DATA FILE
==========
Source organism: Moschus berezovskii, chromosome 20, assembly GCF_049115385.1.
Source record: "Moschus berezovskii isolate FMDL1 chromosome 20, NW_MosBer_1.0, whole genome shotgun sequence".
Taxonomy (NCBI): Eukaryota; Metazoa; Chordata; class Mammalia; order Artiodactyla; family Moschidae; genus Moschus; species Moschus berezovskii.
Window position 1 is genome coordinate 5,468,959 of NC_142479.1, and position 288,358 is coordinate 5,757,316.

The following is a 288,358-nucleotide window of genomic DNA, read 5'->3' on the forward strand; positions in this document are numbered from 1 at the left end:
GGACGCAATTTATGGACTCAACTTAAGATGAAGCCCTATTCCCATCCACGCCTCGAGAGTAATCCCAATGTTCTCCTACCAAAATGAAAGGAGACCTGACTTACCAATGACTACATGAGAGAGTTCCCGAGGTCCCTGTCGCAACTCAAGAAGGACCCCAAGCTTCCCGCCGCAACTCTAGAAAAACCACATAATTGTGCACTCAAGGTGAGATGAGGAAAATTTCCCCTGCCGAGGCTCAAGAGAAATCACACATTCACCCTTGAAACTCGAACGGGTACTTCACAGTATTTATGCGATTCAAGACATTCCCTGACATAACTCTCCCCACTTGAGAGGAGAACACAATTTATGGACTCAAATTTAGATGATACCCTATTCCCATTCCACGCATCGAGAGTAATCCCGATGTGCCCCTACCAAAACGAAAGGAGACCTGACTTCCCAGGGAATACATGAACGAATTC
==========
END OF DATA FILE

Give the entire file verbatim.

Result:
Source organism: Moschus berezovskii, chromosome 20, assembly GCF_049115385.1.
Source record: "Moschus berezovskii isolate FMDL1 chromosome 20, NW_MosBer_1.0, whole genome shotgun sequence".
Taxonomy (NCBI): Eukaryota; Metazoa; Chordata; class Mammalia; order Artiodactyla; family Moschidae; genus Moschus; species Moschus berezovskii.
Window position 1 is genome coordinate 5,468,959 of NC_142479.1, and position 288,358 is coordinate 5,757,316.

The following is a 288,358-nucleotide window of genomic DNA, read 5'->3' on the forward strand; positions in this document are numbered from 1 at the left end:
GGACGCAATTTATGGACTCAACTTAAGATGAAGCCCTATTCCCATCCACGCCTCGAGAGTAATCCCAATGTTCTCCTACCAAAATGAAAGGAGACCTGACTTACCAATGACTACATGAGAGAGTTCCCGAGGTCCCTGTCGCAACTCAAGAAGGACCCCAAGCTTCCCGCCGCAACTCTAGAAAAACCACATAATTGTGCACTCAAGGTGAGATGAGGAAAATTTCCCCTGCCGAGGCTCAAGAGAAATCACACATTCACCCTTGAAACTCGAACGGGTACTTCACAGTATTTATGCGATTCAAGACATTCCCTGACATAACTCTCCCCACTTGAGAGGAGAACACAATTTATGGACTCAAATTTAGATGATACCCTATTCCCATTCCACGCATCGAGAGTAATCCCGATGTGCCCCTACCAAAACGAAAGGAGACCTGACTTCCCAGGGAATACATGAACGAATTC